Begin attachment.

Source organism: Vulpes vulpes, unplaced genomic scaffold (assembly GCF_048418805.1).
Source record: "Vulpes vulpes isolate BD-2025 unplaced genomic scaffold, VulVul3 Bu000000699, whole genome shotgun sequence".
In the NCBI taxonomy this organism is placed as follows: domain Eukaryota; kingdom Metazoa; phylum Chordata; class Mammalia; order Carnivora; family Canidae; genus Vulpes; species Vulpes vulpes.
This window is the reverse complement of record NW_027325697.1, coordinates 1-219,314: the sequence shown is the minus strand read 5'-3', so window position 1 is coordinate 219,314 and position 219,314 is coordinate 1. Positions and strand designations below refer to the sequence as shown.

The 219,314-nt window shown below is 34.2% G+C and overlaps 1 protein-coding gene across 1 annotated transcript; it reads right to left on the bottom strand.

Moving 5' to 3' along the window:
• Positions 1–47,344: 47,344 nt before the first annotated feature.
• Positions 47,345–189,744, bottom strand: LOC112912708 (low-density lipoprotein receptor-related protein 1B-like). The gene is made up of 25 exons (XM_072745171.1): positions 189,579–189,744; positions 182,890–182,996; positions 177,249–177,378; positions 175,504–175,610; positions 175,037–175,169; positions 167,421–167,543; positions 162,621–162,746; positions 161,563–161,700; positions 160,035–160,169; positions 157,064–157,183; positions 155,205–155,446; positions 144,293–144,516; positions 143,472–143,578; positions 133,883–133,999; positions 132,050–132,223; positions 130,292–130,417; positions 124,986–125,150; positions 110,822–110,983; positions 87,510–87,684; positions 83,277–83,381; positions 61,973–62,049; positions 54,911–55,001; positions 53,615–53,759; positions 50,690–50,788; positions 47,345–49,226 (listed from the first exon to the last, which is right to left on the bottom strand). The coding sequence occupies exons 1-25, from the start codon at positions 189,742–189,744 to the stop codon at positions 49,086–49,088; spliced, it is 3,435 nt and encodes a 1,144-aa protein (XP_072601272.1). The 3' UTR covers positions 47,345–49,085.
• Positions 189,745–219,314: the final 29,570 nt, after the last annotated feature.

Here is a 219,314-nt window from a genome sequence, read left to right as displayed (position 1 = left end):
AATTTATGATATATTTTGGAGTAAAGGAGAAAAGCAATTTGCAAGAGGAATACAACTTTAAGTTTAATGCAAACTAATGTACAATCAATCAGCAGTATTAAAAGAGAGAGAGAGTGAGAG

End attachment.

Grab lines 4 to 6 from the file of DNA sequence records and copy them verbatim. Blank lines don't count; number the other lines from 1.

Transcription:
This window is the reverse complement of record NW_027325697.1, coordinates 1-219,314: the sequence shown is the minus strand read 5'-3', so window position 1 is coordinate 219,314 and position 219,314 is coordinate 1. Positions and strand designations below refer to the sequence as shown.

The 219,314-nt window shown below is 34.2% G+C and overlaps 1 protein-coding gene across 1 annotated transcript; it reads right to left on the bottom strand.

Moving 5' to 3' along the window: